How Tea Was Discovered
It's impossible to say who invented tea or where and when the first cup of tea was prepared. According to legend, Chinese Emperor Shen Nung discovered tea when his troop takes shelter under a tree in 2737BC. As per the story, a few leaves of Camellia sinensis plant stirred because of the wind and fell into his boiling water pot, giving the world its first taste of tea. Other historians advocate that the tea was discovered as a medicinal drink during the Shang Dynasty in China that exists between 1500 BC and 1046 BC. It will never be known whether these legends contain any true facts, but the truth remains that tea was originated in China and played an important role in Asian countries for centuries as it has become a staple beverage. It is not only a healer but also a prestige symbol, thus it is unsurprising that its popularity has spread around the world.
Tea’s Journey across Continents
Tea had become China's most popular beverage by the end of the third century AD. By the eighth century AD, the Chinese already stared trading tea with Tibet, Turks, the Arabs, and nomadic tribes of the Indian Himalayas, as well as down the "silk road" to explore Indian market. Tea did not reach European soils until the 16th century, and the British were not introduced to tea until the 17th century.
During these long journeys, the tea underwent another transformation. Tea leaves suffered significant damage on their long journey from China to various parts of Europe. As a result, the profit-driven tea companies started to explore other ways to keep the leaves fresh and potent. They began looking at more advanced methods for production, packaging, and means of transport so that their exports arrived in good shape. Green tea, which was being produced and exported at the time, was delicate and unsuited to a long voyage by sea. As a result, black tea was born.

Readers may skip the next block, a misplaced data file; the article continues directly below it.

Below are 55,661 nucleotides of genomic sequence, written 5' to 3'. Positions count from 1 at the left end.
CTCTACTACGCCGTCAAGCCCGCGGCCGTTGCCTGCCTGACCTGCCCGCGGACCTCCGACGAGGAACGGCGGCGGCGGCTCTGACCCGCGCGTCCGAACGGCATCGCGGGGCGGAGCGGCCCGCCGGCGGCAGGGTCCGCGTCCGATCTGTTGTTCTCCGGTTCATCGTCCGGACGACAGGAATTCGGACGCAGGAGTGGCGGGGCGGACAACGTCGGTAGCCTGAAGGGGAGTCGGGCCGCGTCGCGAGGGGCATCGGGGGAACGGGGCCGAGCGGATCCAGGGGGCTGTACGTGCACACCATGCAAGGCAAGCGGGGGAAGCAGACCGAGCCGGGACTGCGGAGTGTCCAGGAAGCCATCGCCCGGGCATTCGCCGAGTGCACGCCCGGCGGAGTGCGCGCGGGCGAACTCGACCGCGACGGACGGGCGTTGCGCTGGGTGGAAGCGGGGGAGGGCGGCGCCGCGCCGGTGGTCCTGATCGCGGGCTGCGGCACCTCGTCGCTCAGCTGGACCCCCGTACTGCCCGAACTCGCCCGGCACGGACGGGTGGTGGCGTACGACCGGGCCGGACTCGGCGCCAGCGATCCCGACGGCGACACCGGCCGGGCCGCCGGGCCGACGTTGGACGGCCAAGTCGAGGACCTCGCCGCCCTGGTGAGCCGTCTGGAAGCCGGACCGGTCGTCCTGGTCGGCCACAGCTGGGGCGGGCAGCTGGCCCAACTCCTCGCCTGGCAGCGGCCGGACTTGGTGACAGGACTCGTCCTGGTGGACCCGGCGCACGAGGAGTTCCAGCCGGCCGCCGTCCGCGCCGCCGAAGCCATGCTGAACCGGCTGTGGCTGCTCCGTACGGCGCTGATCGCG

It was less about performing a miracle and more about science as we transitioned from green to black tea. Green, black, white, oolong, puerh, and yellow teas are all made from the same plant, Camellia sinensis, a Chinese native! The methods utilised to cultivate and treat these leaves allow for the many varieties. This is why, when Europeans discovered that green tea did not arrive in the state they expected, they began oxidising the leaves naturally before drying them to extend the freshness of the tea. As a result, the beverage took on a darker hue and became known as Black Tea, the most popular form of tea on the planet. While the Chinese continue to prefer green tea (which is unsurprising considering how health conscious they are), the Europeans went on to become black tea lovers.
TEA IN AUSTRALIA
Aboriginal Australians used to drink an infusion made from the herb leptospermum. It is a different plant from camellia sinensis or the tea plant or). Manuka, which is a plant native to New Zealand. When people first arrived in Australia, they witnessed aboriginal people drinking it and coined the term "tea." The plant is now known as a "tea tree." Tea was brought to Australia as a result of British colonisation. In fact, the first fleet of tea came in 1788. Due to its British beginnings, tea has become an important aspect of modern Australian society.
Australians, like the Brits, drink tea twice a day - morning and afternoon tea. Tea can also be cultivated and produced in northern Australia due to the country's environment. Alfred Bushell, launched Australia's first tea business in 1883 at a place, which is a present-day Queensland. After that, the Cutten brothers built Australia's first industrial tea plantation in Bingil Bay, northern Queensland, in 1884. In 1899, Bushell's sons relocated their business to Sydney and began selling tea professionally, establishing Bushell's Company as Australia's first commercial tea vendor.